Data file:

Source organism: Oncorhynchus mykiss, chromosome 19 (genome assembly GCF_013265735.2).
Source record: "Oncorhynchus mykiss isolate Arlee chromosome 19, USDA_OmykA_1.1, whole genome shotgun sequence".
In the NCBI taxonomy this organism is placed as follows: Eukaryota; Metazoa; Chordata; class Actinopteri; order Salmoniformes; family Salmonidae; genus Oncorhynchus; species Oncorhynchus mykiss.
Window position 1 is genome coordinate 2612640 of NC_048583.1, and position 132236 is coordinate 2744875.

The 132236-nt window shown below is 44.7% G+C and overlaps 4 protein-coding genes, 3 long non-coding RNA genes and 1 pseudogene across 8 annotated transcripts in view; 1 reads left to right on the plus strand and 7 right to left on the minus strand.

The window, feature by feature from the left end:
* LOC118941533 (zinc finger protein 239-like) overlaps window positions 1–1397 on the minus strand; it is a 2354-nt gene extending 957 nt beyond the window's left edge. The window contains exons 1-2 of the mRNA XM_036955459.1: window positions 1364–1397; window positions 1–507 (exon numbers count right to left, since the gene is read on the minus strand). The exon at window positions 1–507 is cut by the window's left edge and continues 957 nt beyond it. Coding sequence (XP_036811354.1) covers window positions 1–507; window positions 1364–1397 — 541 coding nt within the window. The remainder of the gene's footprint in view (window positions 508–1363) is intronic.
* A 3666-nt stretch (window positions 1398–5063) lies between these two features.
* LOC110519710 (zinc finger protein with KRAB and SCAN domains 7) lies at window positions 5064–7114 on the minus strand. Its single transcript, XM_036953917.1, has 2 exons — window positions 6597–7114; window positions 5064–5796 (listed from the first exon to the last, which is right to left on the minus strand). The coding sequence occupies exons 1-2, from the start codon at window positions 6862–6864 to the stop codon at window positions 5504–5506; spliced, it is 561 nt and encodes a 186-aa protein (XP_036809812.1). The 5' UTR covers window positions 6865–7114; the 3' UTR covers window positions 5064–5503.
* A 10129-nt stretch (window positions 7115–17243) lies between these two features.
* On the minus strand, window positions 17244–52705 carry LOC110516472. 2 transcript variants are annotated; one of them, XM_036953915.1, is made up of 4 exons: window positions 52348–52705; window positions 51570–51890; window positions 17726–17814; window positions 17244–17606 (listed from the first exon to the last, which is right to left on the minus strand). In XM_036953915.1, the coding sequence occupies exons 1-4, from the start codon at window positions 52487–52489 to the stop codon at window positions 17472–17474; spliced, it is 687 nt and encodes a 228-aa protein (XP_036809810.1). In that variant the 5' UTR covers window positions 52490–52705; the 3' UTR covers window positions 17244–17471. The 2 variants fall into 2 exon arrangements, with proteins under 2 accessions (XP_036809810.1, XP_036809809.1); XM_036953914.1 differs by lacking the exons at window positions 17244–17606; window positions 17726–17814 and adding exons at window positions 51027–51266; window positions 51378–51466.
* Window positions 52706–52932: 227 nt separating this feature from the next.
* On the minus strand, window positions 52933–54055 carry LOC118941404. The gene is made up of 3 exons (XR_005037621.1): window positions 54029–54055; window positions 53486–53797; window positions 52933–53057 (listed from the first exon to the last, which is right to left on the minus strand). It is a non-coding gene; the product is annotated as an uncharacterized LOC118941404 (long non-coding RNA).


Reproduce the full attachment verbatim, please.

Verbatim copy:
Source organism: Oncorhynchus mykiss, chromosome 19 (genome assembly GCF_013265735.2).
Source record: "Oncorhynchus mykiss isolate Arlee chromosome 19, USDA_OmykA_1.1, whole genome shotgun sequence".
In the NCBI taxonomy this organism is placed as follows: Eukaryota; Metazoa; Chordata; class Actinopteri; order Salmoniformes; family Salmonidae; genus Oncorhynchus; species Oncorhynchus mykiss.
Window position 1 is genome coordinate 2612640 of NC_048583.1, and position 132236 is coordinate 2744875.

The 132236-nt window shown below is 44.7% G+C and overlaps 4 protein-coding genes, 3 long non-coding RNA genes and 1 pseudogene across 8 annotated transcripts in view; 1 reads left to right on the plus strand and 7 right to left on the minus strand.

The window, feature by feature from the left end:
* LOC118941533 (zinc finger protein 239-like) overlaps window positions 1–1397 on the minus strand; it is a 2354-nt gene extending 957 nt beyond the window's left edge. The window contains exons 1-2 of the mRNA XM_036955459.1: window positions 1364–1397; window positions 1–507 (exon numbers count right to left, since the gene is read on the minus strand). The exon at window positions 1–507 is cut by the window's left edge and continues 957 nt beyond it. Coding sequence (XP_036811354.1) covers window positions 1–507; window positions 1364–1397 — 541 coding nt within the window. The remainder of the gene's footprint in view (window positions 508–1363) is intronic.
* A 3666-nt stretch (window positions 1398–5063) lies between these two features.
* LOC110519710 (zinc finger protein with KRAB and SCAN domains 7) lies at window positions 5064–7114 on the minus strand. Its single transcript, XM_036953917.1, has 2 exons — window positions 6597–7114; window positions 5064–5796 (listed from the first exon to the last, which is right to left on the minus strand). The coding sequence occupies exons 1-2, from the start codon at window positions 6862–6864 to the stop codon at window positions 5504–5506; spliced, it is 561 nt and encodes a 186-aa protein (XP_036809812.1). The 5' UTR covers window positions 6865–7114; the 3' UTR covers window positions 5064–5503.
* A 10129-nt stretch (window positions 7115–17243) lies between these two features.
* On the minus strand, window positions 17244–52705 carry LOC110516472. 2 transcript variants are annotated; one of them, XM_036953915.1, is made up of 4 exons: window positions 52348–52705; window positions 51570–51890; window positions 17726–17814; window positions 17244–17606 (listed from the first exon to the last, which is right to left on the minus strand). In XM_036953915.1, the coding sequence occupies exons 1-4, from the start codon at window positions 52487–52489 to the stop codon at window positions 17472–17474; spliced, it is 687 nt and encodes a 228-aa protein (XP_036809810.1). In that variant the 5' UTR covers window positions 52490–52705; the 3' UTR covers window positions 17244–17471. The 2 variants fall into 2 exon arrangements, with proteins under 2 accessions (XP_036809810.1, XP_036809809.1); XM_036953914.1 differs by lacking the exons at window positions 17244–17606; window positions 17726–17814 and adding exons at window positions 51027–51266; window positions 51378–51466.
* Window positions 52706–52932: 227 nt separating this feature from the next.
* On the minus strand, window positions 52933–54055 carry LOC118941404. The gene is made up of 3 exons (XR_005037621.1): window positions 54029–54055; window positions 53486–53797; window positions 52933–53057 (listed from the first exon to the last, which is right to left on the minus strand). It is a non-coding gene; the product is annotated as an uncharacterized LOC118941404 (long non-coding RNA).